Henry and I wobble spectacularly as we set off, leading the back markers. The other tandem, bar the one ridden by members of the Moroccan cycling team, is a magnificent Condor model and, despite being husband and wife, seem to have less communication than us and struggle to get moving. Another determined woman follows and later describes this as ‘harder than child birth’, while the wife of the UN ambassador, once she has realised that there is an inner ring on her gears, makes it look easy between getting increasing frustrated by phone calls from her husband to check she is okay. These, incidentally, work in our favour as it means we keep catching her up and are offered much needed encouragement at some of our lowest moments.

While the brief low cloud is a blessed relief from the relentless heat and exposure, Henry starts to feel the altitude before the final stop. The dubbed adult movie sound effects in my ear are disturbing as his breathing and cycling pace get more erratic. However, we continue with regular breaks, hopping off to relieve sore arses, weak bladder and the like, and it is me on the final run that has to pause for cramp and, as a result, letting the Condor tandem peak before us.

It is not a race and, not that I am competitive, they didn’t cycle back.

We got there – 10,032’ of climbing on a 20” wheeled tandem which, by now, I had decided was not designed for hills. In short it fucking hurt.

While trying to take on real food to help us back – by now our caffeine fuelled guts were wracked and Henry was his own horn section as a result – Chris (Mike’s brother) magically sorted out large G&Ts with ice! Let me point out, we are on top of the second highest mountain in north Africa in a dry country. G&T is an achievement, ice is astounding!

Suffice to say, that and a roll up made me feel like a new man.

Downwards. All four brakes smoking as we average 34mph around hairpins, pot holes, dust, sand and gravel. Henry had to be rock solid as the slightest move threw the tandem off balance, while I had to try and absorb the knuckle fracturing pounding, operate four brakes, steer the best line and avoid oncoming traffic.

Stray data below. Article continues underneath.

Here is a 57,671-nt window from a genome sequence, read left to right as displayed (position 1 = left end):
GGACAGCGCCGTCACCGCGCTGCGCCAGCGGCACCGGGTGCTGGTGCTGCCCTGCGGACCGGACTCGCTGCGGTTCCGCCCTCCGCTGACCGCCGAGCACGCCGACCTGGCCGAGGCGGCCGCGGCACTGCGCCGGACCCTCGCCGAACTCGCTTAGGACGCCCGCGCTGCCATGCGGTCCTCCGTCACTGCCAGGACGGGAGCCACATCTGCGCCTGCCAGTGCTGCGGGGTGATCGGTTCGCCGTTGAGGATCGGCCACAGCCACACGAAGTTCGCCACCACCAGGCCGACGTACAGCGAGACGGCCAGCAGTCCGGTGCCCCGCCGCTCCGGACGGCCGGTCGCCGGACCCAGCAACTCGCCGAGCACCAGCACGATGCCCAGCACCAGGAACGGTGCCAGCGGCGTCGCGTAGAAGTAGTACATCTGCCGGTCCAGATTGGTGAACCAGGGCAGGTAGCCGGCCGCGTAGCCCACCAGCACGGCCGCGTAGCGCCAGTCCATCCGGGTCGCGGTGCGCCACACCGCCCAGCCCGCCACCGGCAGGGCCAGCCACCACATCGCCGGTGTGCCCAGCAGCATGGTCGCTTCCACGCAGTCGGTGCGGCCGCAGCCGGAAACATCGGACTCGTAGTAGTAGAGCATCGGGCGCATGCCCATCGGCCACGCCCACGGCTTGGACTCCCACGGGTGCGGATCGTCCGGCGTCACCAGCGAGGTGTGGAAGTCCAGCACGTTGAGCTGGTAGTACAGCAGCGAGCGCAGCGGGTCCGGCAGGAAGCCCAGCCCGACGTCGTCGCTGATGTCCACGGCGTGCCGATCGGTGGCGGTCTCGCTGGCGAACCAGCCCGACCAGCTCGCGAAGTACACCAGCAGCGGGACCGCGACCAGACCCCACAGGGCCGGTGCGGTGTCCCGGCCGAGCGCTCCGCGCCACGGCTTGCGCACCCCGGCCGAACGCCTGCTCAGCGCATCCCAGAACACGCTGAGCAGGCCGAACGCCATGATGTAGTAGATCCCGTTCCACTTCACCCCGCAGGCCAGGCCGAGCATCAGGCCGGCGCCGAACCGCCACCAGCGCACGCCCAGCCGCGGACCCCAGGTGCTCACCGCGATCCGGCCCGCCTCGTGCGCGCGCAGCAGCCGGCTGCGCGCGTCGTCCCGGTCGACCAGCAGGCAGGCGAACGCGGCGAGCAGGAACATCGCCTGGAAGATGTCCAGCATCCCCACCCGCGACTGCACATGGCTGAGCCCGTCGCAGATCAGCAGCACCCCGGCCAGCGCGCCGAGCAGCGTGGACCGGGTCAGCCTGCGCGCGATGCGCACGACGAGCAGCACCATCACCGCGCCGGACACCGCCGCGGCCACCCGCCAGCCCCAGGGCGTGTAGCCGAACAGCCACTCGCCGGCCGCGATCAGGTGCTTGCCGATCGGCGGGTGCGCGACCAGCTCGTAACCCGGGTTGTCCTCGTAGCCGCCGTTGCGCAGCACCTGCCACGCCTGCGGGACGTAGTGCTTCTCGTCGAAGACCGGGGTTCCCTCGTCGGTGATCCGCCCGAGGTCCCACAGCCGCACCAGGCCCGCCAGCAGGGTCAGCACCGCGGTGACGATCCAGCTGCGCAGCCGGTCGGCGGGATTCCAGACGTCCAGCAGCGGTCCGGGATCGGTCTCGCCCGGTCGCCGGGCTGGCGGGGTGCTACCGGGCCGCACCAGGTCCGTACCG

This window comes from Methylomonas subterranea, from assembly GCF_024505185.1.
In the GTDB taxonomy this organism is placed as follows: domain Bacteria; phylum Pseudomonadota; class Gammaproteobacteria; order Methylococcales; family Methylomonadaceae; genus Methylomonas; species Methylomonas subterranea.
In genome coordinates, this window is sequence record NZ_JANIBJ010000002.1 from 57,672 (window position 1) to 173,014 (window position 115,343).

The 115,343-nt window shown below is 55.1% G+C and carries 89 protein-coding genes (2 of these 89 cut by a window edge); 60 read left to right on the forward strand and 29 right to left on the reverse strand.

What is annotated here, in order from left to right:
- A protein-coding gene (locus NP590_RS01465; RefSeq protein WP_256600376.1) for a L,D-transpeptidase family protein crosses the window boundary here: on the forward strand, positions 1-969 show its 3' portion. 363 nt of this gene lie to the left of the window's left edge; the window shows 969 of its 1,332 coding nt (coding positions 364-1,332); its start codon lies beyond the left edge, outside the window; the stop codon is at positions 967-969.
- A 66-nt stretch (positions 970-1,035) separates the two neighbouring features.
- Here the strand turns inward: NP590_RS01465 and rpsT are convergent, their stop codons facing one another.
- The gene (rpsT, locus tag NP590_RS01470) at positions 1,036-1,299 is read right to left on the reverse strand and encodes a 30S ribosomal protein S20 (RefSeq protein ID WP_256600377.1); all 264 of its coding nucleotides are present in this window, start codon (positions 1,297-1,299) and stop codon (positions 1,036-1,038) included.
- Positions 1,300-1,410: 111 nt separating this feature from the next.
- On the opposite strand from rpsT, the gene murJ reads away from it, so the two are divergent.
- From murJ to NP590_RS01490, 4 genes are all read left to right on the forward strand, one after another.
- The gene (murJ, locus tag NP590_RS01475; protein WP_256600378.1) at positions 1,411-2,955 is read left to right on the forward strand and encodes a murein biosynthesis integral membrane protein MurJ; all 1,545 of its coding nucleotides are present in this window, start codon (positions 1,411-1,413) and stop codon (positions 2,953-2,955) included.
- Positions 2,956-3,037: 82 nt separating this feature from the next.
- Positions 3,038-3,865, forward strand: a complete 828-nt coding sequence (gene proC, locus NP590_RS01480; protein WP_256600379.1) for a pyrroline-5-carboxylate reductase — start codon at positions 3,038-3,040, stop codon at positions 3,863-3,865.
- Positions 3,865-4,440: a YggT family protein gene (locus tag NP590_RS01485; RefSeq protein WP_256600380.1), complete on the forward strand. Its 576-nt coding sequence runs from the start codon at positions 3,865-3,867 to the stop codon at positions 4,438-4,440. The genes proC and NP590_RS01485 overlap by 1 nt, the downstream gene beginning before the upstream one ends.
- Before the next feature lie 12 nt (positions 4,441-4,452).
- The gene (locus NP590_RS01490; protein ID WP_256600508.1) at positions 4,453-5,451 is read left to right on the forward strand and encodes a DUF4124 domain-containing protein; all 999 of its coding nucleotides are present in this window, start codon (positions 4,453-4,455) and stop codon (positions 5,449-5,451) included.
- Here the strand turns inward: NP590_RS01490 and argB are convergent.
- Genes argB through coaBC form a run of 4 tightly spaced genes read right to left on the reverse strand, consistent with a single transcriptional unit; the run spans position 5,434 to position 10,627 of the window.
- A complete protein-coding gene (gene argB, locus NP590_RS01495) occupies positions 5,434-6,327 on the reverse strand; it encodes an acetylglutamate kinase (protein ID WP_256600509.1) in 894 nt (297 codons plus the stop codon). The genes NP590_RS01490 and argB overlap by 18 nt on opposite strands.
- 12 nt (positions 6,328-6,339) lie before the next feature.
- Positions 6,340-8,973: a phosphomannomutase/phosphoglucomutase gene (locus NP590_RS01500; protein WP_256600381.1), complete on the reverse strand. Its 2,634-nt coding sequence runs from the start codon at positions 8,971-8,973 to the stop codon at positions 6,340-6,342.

It is amazing to see what has taken over six hours to climb fly past in 30 minutes as we dropped people along the way.

We then did the ups and downs at speed to Ourika and regroup with the final thirty to go.

The tandem wouldn’t take the wheel. We’d get close and the sheer weight wouldn’t allow it to draft, so bar Chris (Gurney), people did it to us without providing relief. The tempo was making the indestructible Henry want to puke so every km we’d have an arse break, standing on the pedals for relief for three seconds as circulation flowed and reverse peristalsis was prevented.

And so on at 18mph until the finish where Chris, Henry and I came home together, although I beat Henry being the person on the front of the tandem.

I was amused to hear one of the guys we paced home saying to his wife, who had made it to the top and cycled down as far as the 52k mark as her first ride where she made the aforementioned child birth comment (massive respect) say, ‘but they were so fast, despite the small wheels and being so fat, I just couldn’t keep up!’.

And so, a couple of beers and back to the hotel to pack the bike, shower and have dinner.

Henry managed to go the distance in astounding fashion for someone who has ignored exercise for 33 years!

We beat our fundraising target and did our small bit.

However, we felt a bit deflated. This could be a big thing.